An Expertly Crafted Crypto Phishing Attempt (and How to Detect it)

Most phishing attempts you see are obvious to most people. Usually they advertise some kind of a free money giveaway, and all you have to send them money first.

A common and obvious phishing attempt on Twitter.

How many companies have you seen “say sorry” by giving away 3.7 million dollars to random people on Twitter? It seems silly, but people are falling for this every day.

Today I received an e-mail of a phishing attempt that is done so well, I believe even some internet savvy people could fall for it. This phish is so elaborate, it consists of four parts: an e-mail, and two separate websites, and an Ethereum smart contract.

Part 1: The E-mail

The e-mail itself is an clone of the common CoinDesk newsletter. The story is sounds somewhat plausible given the frequency of airdrops these days. Gmail has not flagged it as a phishing attempt.

Part 2: The CoinDesk Article

Once you click the link in the e-mail, it brings you to a CoinDesk article. Once again, nothing looks that out of the ordinary. The story continues to sound somewhat plausible, and you appear to be on a legitimate news site. Google Chrome does not flag the website as a scam site.

Part 3: MyEtherWallet Claim Form

If you follow the claim links you are taken to a MyEtherWallet contract. For the third time, everything looks completely normal. None of the telltale signs of a scam. It even has a bright red phishing warning at the top of the page. Once again, Google Chrome does not flag the website as a scam site.

Part 4: Ethereum Smart Contract

If you check the activity on the referenced contract address, you see a non-stop stream of constant activity. Nothing looks out of the ordinary. This is exactly how it should look if this was a legit giveaway.

Detecting the Scam

While hard to spot, there are a few signs that this was a scam.

  • Valuable coins are not given away. There are a dizzying amount of giveaways and airdrops these days, but they are always for tiny amounts of worthless coins. It is done for promotional purposes. EOS is one of the most highly valued projects in the space.
  • The EOS ICO is still running. The EOS ICO is unusual in that it lasts for approximately a year, but it is still running. It makes no sense for the founders to do a giveaway while the ICO is still going.
  • The coin giveaway limit doesn’t make sense. The website claims a 10,000 EOS limit, but there is no way to enforce this. Someone with a lot of ETH could simply split it into multiple accounts, then submit multiple claims.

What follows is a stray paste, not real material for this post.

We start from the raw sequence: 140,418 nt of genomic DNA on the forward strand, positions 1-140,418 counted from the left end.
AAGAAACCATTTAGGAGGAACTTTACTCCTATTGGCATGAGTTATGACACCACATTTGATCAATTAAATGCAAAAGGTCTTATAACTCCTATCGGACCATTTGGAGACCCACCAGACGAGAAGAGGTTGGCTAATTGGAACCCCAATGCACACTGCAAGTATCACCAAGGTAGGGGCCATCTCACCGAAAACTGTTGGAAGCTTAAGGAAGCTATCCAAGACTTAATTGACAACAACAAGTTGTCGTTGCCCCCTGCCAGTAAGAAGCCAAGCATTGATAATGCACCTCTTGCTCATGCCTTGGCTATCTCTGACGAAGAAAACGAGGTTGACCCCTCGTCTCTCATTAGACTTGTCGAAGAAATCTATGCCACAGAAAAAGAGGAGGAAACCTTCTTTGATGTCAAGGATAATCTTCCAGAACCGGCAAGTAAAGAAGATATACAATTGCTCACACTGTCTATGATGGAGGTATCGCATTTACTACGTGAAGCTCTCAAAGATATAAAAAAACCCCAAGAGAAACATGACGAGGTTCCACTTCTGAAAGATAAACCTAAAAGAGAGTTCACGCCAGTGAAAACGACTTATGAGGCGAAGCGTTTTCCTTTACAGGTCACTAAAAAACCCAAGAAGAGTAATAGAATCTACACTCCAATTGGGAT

• The distribution method is unfair and makes little sense. Billions of dollars have been paid for EOS coins. It is completely unfair to give out extra EOS coins to a small subset of users who happened to get the news first. A more fair method would be to burn the coins, which means to destroy them. This takes them out of circulation permanently, increasing the value evenly for everyone who holds EOS.
  • The article doesn’t link back to an official announcement. If there actually was a giveaway of this magnitude, it would be a top headline, and the official announcement would always been linked to as proof.
  • The URL SSL certificate doesn’t match. This one is much less obvious since the phisher took the time to issue SSL certificates for their domains. both CoinDesk websites show “Secure” in the URL bar. The real MyEtherWallet has gone one step further to provide extended validation in the certificate, which results in their name being placed in the URL bar. Most domains do not provide extended validation, so this detail could easily be missed.
  • The URLs is not *exactly* the same. If you look very carefully at the URLs, they are slightly different. The top of the “k” in coindesk is cut off. There are two small accent marks in myetherwallet. These are technically different characters in the unicode standard.
  • The fake URL is revealed in the developer tools. If the developer tools are opened you can see the IDNA encoded URL. (Press F11 in Firefox or Chrome, or open from the menus.) This reveals that the URLs are actually similar looking international domains.
  • The smart contract is not for a giveaway. The contract address that was provided is not for an EOS giveaway. It’s for the EOS crowdsale ICO.

What else can I do to protect myself?

  • Use a hardware wallet, such as a Trezor, Ledger, or Bitbox. These devices store your private keys and keep them safe. Even a compromised website cannot steal your keys while connected to a hardware wallet. Everything that is done can always validated on the device.
  • Use only well known wallet software. Website based wallets are great for convenience, but they are often targets of attack. Using software such as MetaMask, Ethereum Wallet, or Ethereum Mist can make it more difficult to forge requests.
  • Don’t click links. Type the URL yourself. If you type the URL yourself, it can’t be forged.
  • Use a “punycode alert” browser plugin. These plugins will warn you if you visit an internationalized domain that could be attempting to look like a normal domain.
  • Find secondary sources to validate claims. News sites are always in a race to deliver headlines. If it’s something important, multiple websites will have the information.
  • Check the official website. Major projects are often the target of misinformation and scams. If there is a legitimate promotion going on, it will always be listed on the official website.
  • Think carefully, and always be skeptical. There are almost as many crazy promotions running as there are scams. Sometimes it can be hard to tell the difference, but with a little research you can usually find the real answer. If it sounds too good to be true, it probably is.